After the cannons stopped, a new era
By Winkie Lee
Published in News on May 16, 2005 1:45 PM
FREMONT -- As visitors exited their vehicles in the participants' parking lot, they could smell burning wood and hear horses neighing.
In the parking lot were 21st century vehicles.
Beside it was a modern-day street.
And, across the street, a totally different scene -- horses, wool uniforms designed in 1800s style, A-frame canvas tents and lanterns with light that came from candles or kerosene.
On the grounds of the Gov. Charles B. Aycock Birthplace, visiting re-enactors joined with staff and volunteers to present "Soldier to Peacekeeper," a look at the occupation of Goldsboro in May 1865 after the Civil War ended.
Except for a couple of horse trailers that would soon be moved and a few early visitors who wore modern clothing, one part of the site looked like it had been taken from the pages of a history book.
Smoke poured from the 19th century kitchen's chimney. Before too much longer, greens harvested from the garden would be cooking in a pot over an open fire. Bacon and biscuits would be placed in legged pans that would stand over burning coals.
Several feet away and dressed in a Union Civil War uniform, Mike Edwards from Selma crouched next to a tree and switched bits, hanging one on a branch. It was too narrow for his horse's mouth.
Edwards and other men at the site are members of the 1st North Carolina Cavalry but, on Saturday and Sunday, portrayed members of the 7th New York Cavalry.
At their campsite were nine horses, their reins attached to a long rope so they wouldn't wander off.
Inside the canvas tents were beds made from bags of straw or hay and covered with wool blankets and quilts.
Each bed looked rather flat and was directly on the ground.
"It's comfortable," Kevin Mesmer of Durant Neck said about his bed. "It forms to your body."
The hay also fit well in the horses' mouths. As they stood off to the side, they ate hay that had been laid near them.
One of the highlights of "Soldier to Peacekeeper" was supposed to be the featuring of black troops that had come through Goldsboro but, on Saturday morning, most of the black re-enactors had not arrived and it appeared they wouldn't be coming.
Two did make it: Charles Willis of Fayetteville, who portrays a corporal in the Battery B, 2nd Regiment of the United States Colored Troops, and Fred Johnson Jr. of Wilmington, who portrays a sergeant.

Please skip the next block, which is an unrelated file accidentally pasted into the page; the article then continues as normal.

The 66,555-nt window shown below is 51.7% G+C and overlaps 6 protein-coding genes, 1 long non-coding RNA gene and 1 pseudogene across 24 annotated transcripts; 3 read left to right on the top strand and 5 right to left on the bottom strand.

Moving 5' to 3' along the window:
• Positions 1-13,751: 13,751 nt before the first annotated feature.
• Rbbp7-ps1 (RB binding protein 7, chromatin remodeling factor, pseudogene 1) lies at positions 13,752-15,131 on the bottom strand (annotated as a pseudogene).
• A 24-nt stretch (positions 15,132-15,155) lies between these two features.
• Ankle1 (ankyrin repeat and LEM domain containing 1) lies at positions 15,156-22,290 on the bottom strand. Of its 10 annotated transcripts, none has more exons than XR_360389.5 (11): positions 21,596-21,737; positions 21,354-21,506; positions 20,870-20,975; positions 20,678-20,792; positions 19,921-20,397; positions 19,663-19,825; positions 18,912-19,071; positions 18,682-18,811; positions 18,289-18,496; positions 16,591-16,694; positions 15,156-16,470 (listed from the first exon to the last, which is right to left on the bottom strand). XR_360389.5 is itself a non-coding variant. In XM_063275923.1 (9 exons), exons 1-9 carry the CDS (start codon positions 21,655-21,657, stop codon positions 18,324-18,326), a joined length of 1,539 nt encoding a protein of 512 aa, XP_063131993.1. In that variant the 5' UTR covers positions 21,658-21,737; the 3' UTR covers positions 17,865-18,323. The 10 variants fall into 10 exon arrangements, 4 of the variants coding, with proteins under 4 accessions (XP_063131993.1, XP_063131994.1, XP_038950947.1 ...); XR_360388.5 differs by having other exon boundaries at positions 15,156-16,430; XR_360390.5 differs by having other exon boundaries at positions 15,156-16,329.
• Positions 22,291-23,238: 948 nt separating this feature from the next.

During the day's events, both spoke with visitors about blacks during this time in history.
During an interview conducted in front of the Aycock home and later continued in the modern-day visitor's center, Willis explained why he is a re-enactor and why knowing about history is important.
The great-great grandson of a white man who married a black slave, Willis became interested in history while he was a middle school student.
When he enrolled at Fayetteville State University, his interest grew, furthered in part by studying under Dr. D.W. Bishop.
About the time the 1989 Civil War movie, "Glory," was released, Willis joined the 54th Massachusetts re-enactors and later became a member of Battery B.
He said he continues to learn through his own studies and from listening to other re-enactors.
Blacks fought in the Civil War -- on both the Union and Confederate sides -- in an effort to get their freedom, he said. After the Civil War was over, three amendments that should have benefited blacks were added to the U.S. Constitution -- the 13th, which dealt with abolishment of slavery; the 14th, which dealt with blacks' right to vote; and the 15th, which granted them citizenship.
"We didn't fully reach those goals until Martin Luther King came along" in the 1960s, he said.
"You don't hold grudges," he continued. "You learn to live and make things happen. You make sure you're doing your part."
His part has included his profession, teaching middle school students in the classroom. It has also included teaching the public through re-enactments. When he retires, he plans to travel across the Carolinas, giving presentations.
"Education helps you overcome phobias, fears and untruths," he said.
Among the activities at the Aycock weekend event were demonstrations in the field, including drilling and firing.
Re-enactors portraying the 7th New York Calvary shot at targets and struck targets with sabers while riding their horses that galloped at 45 miles an hour. It wasn't unusual to hear the sabers clinking against their stirrups as they rode.
Sabers were used mainly for psychological effect, Edwards said, asking how one would feel if he saw several soldiers riding toward him with their sabers pointed in his direction.
The re-enactors also demonstrated how the horses were ridden in sections, with seven riding side by side as one led them.
Other activities included the opportunity to walk through the re-enactors' camp, presentations at the Aycock home and kitchen, lectures in the visitor's center, and the availability of old-time toys for children to play with.
Aycock Birthplace sponsored "Soldier to Peacekeeper" in observance of the 140th anniversary of the end of the Civil War.
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